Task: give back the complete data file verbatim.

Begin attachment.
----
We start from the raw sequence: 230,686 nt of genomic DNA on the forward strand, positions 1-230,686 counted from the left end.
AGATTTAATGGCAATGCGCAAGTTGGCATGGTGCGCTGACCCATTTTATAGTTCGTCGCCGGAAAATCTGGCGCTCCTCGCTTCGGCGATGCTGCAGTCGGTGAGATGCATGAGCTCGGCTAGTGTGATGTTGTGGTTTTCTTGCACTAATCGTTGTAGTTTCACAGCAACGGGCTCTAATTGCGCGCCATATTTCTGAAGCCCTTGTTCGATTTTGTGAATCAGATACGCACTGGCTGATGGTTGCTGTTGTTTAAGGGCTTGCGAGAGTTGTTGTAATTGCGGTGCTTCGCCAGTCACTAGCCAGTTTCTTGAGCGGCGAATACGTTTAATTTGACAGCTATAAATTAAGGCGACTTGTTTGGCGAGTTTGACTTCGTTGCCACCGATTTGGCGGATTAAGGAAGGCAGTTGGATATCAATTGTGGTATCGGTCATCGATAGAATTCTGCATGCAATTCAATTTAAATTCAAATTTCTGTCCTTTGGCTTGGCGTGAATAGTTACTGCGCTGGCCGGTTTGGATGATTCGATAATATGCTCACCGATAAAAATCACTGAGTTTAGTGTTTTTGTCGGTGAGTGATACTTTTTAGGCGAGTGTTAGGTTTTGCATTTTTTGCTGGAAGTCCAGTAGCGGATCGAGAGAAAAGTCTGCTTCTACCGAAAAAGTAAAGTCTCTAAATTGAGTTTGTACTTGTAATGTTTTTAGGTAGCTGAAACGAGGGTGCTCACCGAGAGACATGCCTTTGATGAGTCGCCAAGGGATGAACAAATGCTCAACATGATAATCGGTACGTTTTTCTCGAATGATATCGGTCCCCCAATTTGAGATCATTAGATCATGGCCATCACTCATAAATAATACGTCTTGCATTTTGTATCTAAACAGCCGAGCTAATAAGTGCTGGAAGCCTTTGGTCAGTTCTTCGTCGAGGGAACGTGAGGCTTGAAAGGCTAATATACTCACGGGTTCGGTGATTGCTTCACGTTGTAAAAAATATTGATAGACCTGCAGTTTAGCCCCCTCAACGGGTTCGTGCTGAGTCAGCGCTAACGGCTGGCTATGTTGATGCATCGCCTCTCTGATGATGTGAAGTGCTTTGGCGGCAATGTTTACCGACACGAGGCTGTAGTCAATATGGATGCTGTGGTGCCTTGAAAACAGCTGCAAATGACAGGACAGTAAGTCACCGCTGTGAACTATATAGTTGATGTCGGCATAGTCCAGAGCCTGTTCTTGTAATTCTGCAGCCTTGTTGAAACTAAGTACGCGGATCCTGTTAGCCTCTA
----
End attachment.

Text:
We start from the raw sequence: 230,686 nt of genomic DNA on the forward strand, positions 1-230,686 counted from the left end.
AGATTTAATGGCAATGCGCAAGTTGGCATGGTGCGCTGACCCATTTTATAGTTCGTCGCCGGAAAATCTGGCGCTCCTCGCTTCGGCGATGCTGCAGTCGGTGAGATGCATGAGCTCGGCTAGTGTGATGTTGTGGTTTTCTTGCACTAATCGTTGTAGTTTCACAGCAACGGGCTCTAATTGCGCGCCATATTTCTGAAGCCCTTGTTCGATTTTGTGAATCAGATACGCACTGGCTGATGGTTGCTGTTGTTTAAGGGCTTGCGAGAGTTGTTGTAATTGCGGTGCTTCGCCAGTCACTAGCCAGTTTCTTGAGCGGCGAATACGTTTAATTTGACAGCTATAAATTAAGGCGACTTGTTTGGCGAGTTTGACTTCGTTGCCACCGATTTGGCGGATTAAGGAAGGCAGTTGGATATCAATTGTGGTATCGGTCATCGATAGAATTCTGCATGCAATTCAATTTAAATTCAAATTTCTGTCCTTTGGCTTGGCGTGAATAGTTACTGCGCTGGCCGGTTTGGATGATTCGATAATATGCTCACCGATAAAAATCACTGAGTTTAGTGTTTTTGTCGGTGAGTGATACTTTTTAGGCGAGTGTTAGGTTTTGCATTTTTTGCTGGAAGTCCAGTAGCGGATCGAGAGAAAAGTCTGCTTCTACCGAAAAAGTAAAGTCTCTAAATTGAGTTTGTACTTGTAATGTTTTTAGGTAGCTGAAACGAGGGTGCTCACCGAGAGACATGCCTTTGATGAGTCGCCAAGGGATGAACAAATGCTCAACATGATAATCGGTACGTTTTTCTCGAATGATATCGGTCCCCCAATTTGAGATCATTAGATCATGGCCATCACTCATAAATAATACGTCTTGCATTTTGTATCTAAACAGCCGAGCTAATAAGTGCTGGAAGCCTTTGGTCAGTTCTTCGTCGAGGGAACGTGAGGCTTGAAAGGCTAATATACTCACGGGTTCGGTGATTGCTTCACGTTGTAAAAAATATTGATAGACCTGCAGTTTAGCCCCCTCAACGGGTTCGTGCTGAGTCAGCGCTAACGGCTGGCTATGTTGATGCATCGCCTCTCTGATGATGTGAAGTGCTTTGGCGGCAATGTTTACCGACACGAGGCTGTAGTCAATATGGATGCTGTGGTGCCTTGAAAACAGCTGCAAATGACAGGACAGTAAGTCACCGCTGTGAACTATATAGTTGATGTCGGCATAGTCCAGAGCCTGTTCTTGTAATTCTGCAGCCTTGTTGAAACTAAGTACGCGGATCCTGTTAGCCTCTA